• [0067]
    In the above embodiments the dry pen provides replication of colour images by virtue of the different frequencies selectable for driving the infrared LEDs. However, rather than different frequencies, any other suitable modulation technique may be used to provide recognisably different signals, e.g. simple digital encoding.
  • [0068]
    In other simpler embodiments, the dry pen does not offer different colours, and no selectable frequency capability need be included.
  • [0069]
    In the above embodiment the dry pen comprises a plurality of infrared LEDs that are arranged as an annulus around the nib of the pen. This advantageously allows at least one or more of the infrared LEDs to be seen by the infrared detector irrespective of the viewing angle caused by the position of the pen on the screen and/or the angle at which the nib of the pen is pressed against the screen by the user. However, in other embodiments, the infrared LEDs may be arranged in other ways, or the dry pen may comprise only one infrared LED.
  • [0070]
    In other embodiments, the video camera and all aspects related to the videoing of the users may be omitted. In these embodiments a digital whiteboard system is thereby provided, the digital whiteboard system comprising a dry pen, a dry pen output detector, a transmissive projection screen, a projector, and control apparatus for these items, each as included in any of the embodiments described above. Digital whiteboard systems according to these embodiments are capable of use in may situations other than videoconferencing. For example, they may be used for conventional face-to-face meetings, lectures, and so on.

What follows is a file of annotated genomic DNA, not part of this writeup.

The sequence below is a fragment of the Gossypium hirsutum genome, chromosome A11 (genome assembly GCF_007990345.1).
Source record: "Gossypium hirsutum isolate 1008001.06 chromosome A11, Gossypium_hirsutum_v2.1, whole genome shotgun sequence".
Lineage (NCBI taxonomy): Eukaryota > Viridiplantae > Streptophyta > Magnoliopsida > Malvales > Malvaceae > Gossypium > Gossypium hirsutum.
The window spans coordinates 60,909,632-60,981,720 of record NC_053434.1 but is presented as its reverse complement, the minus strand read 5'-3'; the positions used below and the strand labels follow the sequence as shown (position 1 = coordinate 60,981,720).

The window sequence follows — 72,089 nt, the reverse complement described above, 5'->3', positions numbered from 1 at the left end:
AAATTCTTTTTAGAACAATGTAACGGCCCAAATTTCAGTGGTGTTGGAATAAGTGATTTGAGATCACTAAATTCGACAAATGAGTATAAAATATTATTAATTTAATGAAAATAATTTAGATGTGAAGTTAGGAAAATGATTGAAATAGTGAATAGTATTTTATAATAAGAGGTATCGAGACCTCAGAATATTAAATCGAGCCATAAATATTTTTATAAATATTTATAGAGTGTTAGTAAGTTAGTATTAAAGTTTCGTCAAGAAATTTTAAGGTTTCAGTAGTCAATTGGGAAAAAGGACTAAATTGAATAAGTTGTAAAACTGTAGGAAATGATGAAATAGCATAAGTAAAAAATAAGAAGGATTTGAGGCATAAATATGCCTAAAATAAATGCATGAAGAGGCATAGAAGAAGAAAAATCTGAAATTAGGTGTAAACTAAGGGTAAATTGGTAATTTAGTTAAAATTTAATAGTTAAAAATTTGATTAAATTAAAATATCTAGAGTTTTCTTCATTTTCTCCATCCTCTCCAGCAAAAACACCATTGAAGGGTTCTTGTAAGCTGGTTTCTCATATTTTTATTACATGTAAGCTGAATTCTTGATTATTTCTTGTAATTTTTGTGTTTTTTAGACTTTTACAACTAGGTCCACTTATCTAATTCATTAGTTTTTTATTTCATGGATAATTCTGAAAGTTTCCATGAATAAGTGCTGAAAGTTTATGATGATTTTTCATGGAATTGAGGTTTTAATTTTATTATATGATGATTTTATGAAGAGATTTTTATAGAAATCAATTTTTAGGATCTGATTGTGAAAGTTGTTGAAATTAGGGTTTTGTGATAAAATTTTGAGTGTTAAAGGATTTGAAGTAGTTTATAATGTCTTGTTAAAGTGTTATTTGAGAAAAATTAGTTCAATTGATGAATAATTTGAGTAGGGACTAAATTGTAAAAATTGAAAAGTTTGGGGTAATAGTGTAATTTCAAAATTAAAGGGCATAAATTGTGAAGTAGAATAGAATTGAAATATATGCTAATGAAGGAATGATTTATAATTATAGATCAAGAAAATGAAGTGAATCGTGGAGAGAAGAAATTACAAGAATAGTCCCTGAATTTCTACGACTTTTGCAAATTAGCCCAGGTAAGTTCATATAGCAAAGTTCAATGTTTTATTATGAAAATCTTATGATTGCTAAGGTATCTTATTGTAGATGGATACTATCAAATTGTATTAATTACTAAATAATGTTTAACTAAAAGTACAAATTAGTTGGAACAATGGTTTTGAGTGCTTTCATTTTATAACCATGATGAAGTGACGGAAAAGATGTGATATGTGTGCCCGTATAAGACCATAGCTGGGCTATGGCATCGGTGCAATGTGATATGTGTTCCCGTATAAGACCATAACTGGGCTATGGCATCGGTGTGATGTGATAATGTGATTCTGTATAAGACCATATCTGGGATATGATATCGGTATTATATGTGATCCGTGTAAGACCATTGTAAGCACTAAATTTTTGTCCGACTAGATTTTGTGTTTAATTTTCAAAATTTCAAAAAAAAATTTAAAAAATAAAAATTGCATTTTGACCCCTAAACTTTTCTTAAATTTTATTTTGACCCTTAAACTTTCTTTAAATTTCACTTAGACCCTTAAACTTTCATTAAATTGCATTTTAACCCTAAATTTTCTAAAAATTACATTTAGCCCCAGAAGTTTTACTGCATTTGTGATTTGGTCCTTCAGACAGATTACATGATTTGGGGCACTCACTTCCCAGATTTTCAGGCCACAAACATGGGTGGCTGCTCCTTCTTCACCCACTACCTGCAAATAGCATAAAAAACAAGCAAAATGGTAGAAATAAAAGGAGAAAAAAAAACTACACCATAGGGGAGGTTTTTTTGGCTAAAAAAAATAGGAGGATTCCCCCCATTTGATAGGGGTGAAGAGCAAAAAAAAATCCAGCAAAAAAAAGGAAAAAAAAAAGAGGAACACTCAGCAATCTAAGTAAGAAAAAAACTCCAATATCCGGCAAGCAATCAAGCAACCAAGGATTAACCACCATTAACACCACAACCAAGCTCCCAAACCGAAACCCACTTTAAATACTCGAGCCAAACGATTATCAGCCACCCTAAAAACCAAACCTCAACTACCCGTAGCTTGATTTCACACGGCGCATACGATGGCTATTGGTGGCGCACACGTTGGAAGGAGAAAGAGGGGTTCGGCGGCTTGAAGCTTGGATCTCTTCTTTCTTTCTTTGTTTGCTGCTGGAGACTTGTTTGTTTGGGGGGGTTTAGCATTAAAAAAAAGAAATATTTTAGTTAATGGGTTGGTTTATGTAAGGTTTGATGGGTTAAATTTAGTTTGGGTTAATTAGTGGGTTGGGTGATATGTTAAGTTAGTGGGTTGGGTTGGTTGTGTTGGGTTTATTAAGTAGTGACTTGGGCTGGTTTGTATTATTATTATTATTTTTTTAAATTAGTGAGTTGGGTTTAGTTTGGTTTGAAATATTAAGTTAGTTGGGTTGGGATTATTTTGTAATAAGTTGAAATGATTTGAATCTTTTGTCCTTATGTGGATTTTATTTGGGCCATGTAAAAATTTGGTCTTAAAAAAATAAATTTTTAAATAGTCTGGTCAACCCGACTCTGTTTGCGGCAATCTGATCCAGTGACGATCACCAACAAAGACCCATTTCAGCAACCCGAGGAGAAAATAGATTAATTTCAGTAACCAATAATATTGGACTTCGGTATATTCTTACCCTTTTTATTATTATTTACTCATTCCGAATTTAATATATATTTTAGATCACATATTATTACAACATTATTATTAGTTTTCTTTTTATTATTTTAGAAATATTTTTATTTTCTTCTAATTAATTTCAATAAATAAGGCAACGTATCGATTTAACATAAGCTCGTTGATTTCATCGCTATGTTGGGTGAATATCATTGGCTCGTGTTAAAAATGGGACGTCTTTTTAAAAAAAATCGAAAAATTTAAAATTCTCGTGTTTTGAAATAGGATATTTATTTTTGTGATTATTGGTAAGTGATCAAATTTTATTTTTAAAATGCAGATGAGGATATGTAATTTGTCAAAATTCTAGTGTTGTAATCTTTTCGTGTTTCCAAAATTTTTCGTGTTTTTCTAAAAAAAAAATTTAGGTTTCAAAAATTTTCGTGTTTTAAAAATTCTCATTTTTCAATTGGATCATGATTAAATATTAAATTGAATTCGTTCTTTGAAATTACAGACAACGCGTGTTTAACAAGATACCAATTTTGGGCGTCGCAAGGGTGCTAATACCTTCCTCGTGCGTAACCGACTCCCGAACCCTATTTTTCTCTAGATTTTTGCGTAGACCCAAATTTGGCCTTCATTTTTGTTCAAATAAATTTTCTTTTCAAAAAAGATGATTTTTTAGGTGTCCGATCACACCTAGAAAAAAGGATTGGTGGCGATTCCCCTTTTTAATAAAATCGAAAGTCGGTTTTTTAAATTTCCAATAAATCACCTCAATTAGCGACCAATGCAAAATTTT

• [0071]
    Also, in other embodiments, instead of the dry pen comprising infrared LEDs, other dry pen/digital whiteboard techniques may be employed for capturing “writing” being applied to the screen by the user using a dry pen. For example, ultrasonic sensors may be located at edges of the screen, the dry pen being one that sends an ultrasonic signal when pressed against the screen.
  • [0072]
    Furthermore, in other embodiments there is no provision for the visual information to include hand drawn input from a dry pen, and instead only the visual information provided by the user via a PC or similar means is catered for. In this case the dry pen and dry pen detection means may of course be omitted.
  • [0073]
    In other embodiments the various components of the visual information and the users' video images may be mixed at any different stages in their routing through and between the various elements of the various apparatuses, i.e. such mixing need not take place at the stages specifically described in the above embodiments.
  • [0074]
    Unless the context clearly requires otherwise, throughout the description and the claims, the words “comprise”, “comprising” and the like are to be construed in an inclusive as opposed to an exclusive or exhaustive sense; that is to say, in the sense of “including, but not limited to”.
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Classifications
U.S. Classification348/744, 348/E07.079, 348/E07.081
International ClassificationG06F3/033, G06F3/0354, G06F3/042, H04N7/14, G02B5/32
Cooperative ClassificationG06F3/0304, G06F3/03545, G06F3/0425, H04N7/142, H04N7/147
European ClassificationG06F3/0354N, G06F3/042C, G06F3/03H, H04N7/14A2, H04N7/14A3
Legal Events
DateCodeEventDescription
Sep 16, 2004ASAssignment
Owner name: BRITISH TELECOMMUNICATIONS PUBLIC LIMITED COMPANY,
Free format text: ASSIGNMENT OF ASSIGNORS INTEREST;ASSIGNORS:PAYNE, ROGER ALYN;ORMSTON, CHRISTOPHER STEPHEN;HARDWICK,ANDREW JOHN;AND OTHERS;REEL/FRAME:016312/0206;SIGNING DATES FROM 20030325 TO 20030326